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USF Libraries Exhibits

Nazi Documentation of the Holocaust

Yehuda Bauer, Professor, Hebrew University of Jerusalem

There was a contradiction in Nazi perception. On the one hand, they wanted to hide the murder of the Jews. There was a direct order by Hitler, direct order by Hitler not to mention what was happening to the Jews. It's dated 11 June 1943. It's a direct order, transmitted by his secretary Martin Bormann. So, you know, that's on the one hand. And on the other hand, they -- Goebbels, the propaganda minister, published in his paper clear statements that the Jews have to be killed, annihilated, eliminated. So, there's a contradiction there. On the one hand, they reburied Jewish corpses, in order to burn them so the Allies wouldn't find evidence of the mass murders. On the other hand, they left document behind.

Now, there is no Hitler order to kill the Jews. Hitler would have never given such an order. He never committed in writing an order of that kind. There are no protocols of government meetings in Nazi Germany after 1938, because there were no government meetings in Nazi Germany after 1938. Hitler ruled by discussing things with people, usually with individuals, occasionally with two or three or four people at the same time, never documented. There was never a protocol of any such meeting, never any minutes taken. This was all oral. Sometimes he would use the telephone, very rarely.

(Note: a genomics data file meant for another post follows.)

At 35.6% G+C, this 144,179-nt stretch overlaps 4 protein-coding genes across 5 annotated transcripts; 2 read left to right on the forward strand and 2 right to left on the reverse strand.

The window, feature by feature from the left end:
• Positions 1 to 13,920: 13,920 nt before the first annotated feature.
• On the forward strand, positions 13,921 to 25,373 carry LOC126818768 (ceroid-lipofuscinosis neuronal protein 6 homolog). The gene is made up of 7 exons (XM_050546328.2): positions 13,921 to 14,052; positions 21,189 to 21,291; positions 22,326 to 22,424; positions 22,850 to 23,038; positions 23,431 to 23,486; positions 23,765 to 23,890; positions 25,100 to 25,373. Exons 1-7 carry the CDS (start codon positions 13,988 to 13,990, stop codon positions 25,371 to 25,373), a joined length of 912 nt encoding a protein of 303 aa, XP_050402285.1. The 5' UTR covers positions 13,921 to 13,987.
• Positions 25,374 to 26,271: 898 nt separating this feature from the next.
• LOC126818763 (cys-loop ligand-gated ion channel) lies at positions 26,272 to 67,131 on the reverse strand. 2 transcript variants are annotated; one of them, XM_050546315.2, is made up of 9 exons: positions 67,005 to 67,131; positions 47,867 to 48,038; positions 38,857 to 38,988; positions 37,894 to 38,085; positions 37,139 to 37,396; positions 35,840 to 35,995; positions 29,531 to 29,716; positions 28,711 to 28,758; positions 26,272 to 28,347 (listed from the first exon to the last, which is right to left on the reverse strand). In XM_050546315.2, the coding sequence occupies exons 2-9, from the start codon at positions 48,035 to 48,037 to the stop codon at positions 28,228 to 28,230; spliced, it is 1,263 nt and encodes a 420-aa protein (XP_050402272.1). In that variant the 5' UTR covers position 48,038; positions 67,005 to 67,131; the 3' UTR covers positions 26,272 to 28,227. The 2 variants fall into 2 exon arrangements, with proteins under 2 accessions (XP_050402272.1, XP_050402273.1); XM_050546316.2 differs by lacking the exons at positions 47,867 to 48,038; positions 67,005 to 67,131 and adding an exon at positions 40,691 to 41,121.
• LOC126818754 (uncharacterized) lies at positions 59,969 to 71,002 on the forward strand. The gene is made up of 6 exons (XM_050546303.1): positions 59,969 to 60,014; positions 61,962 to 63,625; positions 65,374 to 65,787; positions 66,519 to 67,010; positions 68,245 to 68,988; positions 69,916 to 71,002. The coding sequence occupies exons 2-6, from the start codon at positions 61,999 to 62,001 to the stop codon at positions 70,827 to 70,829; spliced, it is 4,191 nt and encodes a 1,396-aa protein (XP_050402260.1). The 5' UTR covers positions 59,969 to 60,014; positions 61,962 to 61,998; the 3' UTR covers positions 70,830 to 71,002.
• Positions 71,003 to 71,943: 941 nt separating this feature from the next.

Now, the way he ruled was that he gave all instructions or suggestions or wishes, and then he controlled what the others did with it. Not always, because he relied on them. There was a consensus, you see. So, we have documentation up to a certain level. Then when it comes to the discussions between Hitler and Himmler, for instance, we know they took place. And we have brief notes by Himmler of what he discussed. Occasionally we have something more than that.

For instance, regarding the Gypsies, there is a note by Himmler, in his appointment diary of April 20, 1942, which says explicitly, "No annihilation of the Gypsies." And indeed, there was never a plan to kill all the Gypsies. There was an intention to kill all the wandering Gypsies: in other words, all those who were wandering around. Now, a large proportion of the Roma, the Gypsy population in Europe, at that time was no longer wandering. They did want to eliminate all the Roma in Germany, but there was a total of some -- roughly speaking, 44,000 Roma in Germany, Austria, and what is now the Czech Republic. But there was probably about 2 to 3 million Roma in the rest of Europe.

So there was a mass murder of Gypsies. It was a genocide, there is no doubt. According to the United Nations definition, it was a genocide. But it was not intended to be total, and we have clear evidence. So you see, sometimes we do have evidence of it. We have evidence, for instance, of the intention to mass murder Jews that were not under their control. In North Africa, for instance; we have two documents about that. But you know, the documentation on the one hand is huge, and on the other hand is limited.